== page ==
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Is India's war against multinational corporations justified?

March 28, 2014 15:44 IST

Photographs: Reuters Bhupesh Bhandari

The realisation has struck people that multinationals have been doing all those things that Indian businessmen have long been accused of doing, says Bhupesh Bhandari.

Every few years, India explodes against multinational corporations. It was first seen in the 1960s in the pharmaceutical sector.

Thanks to the regime of product patents India inherited, home-grown companies like Cipla found their attempts to make medicines blocked by multinationals. All that Indian companies could make was old off-patent medicines.

There was no profit in it. Many others were happy to become agents for overseas drug makers. The local industry lobbied the government for change.

The Patent Act of 1970 said India would respect only process patents. Indians were now free to make any medicine in the world as long as they adopted a new process. For the next 35 years, after which product patents were reintroduced, multinationals remained fringe players in the Indian market.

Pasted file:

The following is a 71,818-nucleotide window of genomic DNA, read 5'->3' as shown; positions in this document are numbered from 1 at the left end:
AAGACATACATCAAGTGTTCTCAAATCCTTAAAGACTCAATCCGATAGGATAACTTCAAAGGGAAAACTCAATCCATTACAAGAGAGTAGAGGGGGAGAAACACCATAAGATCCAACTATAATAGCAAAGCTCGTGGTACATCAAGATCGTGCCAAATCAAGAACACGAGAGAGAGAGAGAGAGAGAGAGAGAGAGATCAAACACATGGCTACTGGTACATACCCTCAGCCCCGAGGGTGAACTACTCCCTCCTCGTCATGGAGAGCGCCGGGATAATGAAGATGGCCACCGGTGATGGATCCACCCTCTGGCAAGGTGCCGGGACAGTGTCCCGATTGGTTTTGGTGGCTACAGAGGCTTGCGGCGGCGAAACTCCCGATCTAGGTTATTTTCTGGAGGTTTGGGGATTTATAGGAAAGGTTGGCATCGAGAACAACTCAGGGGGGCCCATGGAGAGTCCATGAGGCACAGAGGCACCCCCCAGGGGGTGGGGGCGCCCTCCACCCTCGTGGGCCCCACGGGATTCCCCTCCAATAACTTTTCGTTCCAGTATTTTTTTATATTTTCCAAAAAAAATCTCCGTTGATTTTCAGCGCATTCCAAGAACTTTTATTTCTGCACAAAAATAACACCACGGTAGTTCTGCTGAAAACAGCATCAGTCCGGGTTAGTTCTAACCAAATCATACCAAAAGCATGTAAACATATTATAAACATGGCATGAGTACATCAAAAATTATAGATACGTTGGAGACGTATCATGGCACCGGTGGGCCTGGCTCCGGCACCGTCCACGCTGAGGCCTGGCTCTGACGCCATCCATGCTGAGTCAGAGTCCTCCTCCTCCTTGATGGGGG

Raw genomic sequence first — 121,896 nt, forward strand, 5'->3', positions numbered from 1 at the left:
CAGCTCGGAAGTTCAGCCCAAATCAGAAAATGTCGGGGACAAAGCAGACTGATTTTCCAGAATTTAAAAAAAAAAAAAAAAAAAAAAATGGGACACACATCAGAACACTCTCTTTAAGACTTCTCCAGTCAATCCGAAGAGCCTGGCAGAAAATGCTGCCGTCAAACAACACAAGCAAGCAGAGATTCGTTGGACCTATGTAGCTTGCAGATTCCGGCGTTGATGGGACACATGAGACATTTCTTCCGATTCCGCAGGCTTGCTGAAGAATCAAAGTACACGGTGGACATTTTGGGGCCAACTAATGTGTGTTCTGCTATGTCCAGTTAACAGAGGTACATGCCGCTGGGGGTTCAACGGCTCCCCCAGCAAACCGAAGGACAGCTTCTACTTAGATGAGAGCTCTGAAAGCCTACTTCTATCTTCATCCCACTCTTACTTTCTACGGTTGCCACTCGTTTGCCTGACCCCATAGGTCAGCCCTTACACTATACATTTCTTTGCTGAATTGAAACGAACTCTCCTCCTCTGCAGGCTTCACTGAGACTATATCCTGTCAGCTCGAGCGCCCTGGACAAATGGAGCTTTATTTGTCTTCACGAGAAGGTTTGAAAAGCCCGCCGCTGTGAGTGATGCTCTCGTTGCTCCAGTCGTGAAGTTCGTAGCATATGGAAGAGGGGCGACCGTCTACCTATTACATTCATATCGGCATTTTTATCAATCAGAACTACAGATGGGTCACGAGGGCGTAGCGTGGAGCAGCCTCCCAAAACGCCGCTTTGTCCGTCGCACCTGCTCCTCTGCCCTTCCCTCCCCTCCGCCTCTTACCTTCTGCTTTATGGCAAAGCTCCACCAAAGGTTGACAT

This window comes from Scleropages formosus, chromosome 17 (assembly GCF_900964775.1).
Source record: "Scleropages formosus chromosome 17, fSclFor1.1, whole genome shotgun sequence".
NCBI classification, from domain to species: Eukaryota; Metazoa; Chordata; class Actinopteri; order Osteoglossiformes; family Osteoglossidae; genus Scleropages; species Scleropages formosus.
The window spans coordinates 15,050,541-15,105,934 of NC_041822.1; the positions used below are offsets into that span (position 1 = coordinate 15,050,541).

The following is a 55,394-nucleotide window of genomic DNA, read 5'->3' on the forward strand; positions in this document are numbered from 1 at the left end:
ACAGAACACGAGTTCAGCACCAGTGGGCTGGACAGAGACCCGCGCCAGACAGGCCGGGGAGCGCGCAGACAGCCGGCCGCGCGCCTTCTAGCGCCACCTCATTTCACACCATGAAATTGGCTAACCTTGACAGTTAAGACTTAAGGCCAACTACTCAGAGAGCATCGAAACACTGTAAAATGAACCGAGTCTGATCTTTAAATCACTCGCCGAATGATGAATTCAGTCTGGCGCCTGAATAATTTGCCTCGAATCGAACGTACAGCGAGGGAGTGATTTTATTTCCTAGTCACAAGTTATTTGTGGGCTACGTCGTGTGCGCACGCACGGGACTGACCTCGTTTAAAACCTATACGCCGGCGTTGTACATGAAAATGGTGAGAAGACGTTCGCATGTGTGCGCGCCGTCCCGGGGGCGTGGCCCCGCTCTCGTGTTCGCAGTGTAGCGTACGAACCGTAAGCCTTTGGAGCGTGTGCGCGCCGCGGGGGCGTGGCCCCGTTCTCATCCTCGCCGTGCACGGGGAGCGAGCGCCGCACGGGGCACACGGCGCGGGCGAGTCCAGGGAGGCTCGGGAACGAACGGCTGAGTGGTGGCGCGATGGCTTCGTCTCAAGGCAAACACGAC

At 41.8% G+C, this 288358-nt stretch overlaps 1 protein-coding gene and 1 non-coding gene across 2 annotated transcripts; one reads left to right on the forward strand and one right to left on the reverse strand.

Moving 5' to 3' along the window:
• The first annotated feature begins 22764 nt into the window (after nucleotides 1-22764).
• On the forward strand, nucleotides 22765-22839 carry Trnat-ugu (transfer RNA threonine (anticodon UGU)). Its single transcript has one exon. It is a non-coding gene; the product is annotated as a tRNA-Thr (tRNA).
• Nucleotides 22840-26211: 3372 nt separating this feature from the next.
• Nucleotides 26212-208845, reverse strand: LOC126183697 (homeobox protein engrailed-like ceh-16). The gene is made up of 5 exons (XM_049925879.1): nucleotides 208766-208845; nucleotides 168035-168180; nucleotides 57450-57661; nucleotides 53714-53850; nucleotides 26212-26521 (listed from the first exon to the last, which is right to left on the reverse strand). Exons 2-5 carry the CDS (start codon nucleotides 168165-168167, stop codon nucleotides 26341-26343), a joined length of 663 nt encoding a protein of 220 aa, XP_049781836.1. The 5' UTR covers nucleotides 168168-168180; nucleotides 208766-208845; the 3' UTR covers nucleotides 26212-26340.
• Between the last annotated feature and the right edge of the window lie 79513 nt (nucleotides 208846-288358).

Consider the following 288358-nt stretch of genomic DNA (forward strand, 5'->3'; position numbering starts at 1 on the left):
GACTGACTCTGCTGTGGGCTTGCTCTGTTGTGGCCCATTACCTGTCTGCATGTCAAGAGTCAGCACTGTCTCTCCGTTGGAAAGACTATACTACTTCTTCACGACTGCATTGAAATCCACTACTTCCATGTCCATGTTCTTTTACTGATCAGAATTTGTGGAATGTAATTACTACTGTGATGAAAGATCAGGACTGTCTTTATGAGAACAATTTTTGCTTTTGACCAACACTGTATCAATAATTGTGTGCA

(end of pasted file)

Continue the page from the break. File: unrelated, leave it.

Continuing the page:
Is India's war against multinational corporations justified?

Image: Muthar Kent, Chairman and Chief Executive Officer, Coca-Cola visits Agra.
Photographs: Courtesy, Coca-Cola.

Then, during Janata Party rule in the 1970s, many multinationals were asked to list on the Indian stock market; those that resisted, such as Coca-Cola and IBM, were left with no option but to pack their bags and leave.

But that was hardly widespread opposition — it was more a one-man jihad by George Fernandes against multinationals.

The next instance was in the early 1990s. Once the economy was liberalised, a group of Indian businessmen got together to seek protection from the government. They feared they wouldn’t be able to survive the multinational onslaught. Import duties, they lamented, were being brought down way too fast.


Is India's war against multinational corporations justified?

Image: Rahul Bajaj with Indra Nooyi in Mumbai.
Photographs: Hitesh Harisinghani/

They were the Bombay Club. On November 10, 1993, eight industrialists – Lala Bharat Ram, Lalit Mohan Thapar, Hari Shankar Singhania, M V Arunachalam, B K Modi, C K Birla, Rahul Bajaj and Jamshyd Godrej – handed over a note to this effect to Manmohan Singh, then finance minister.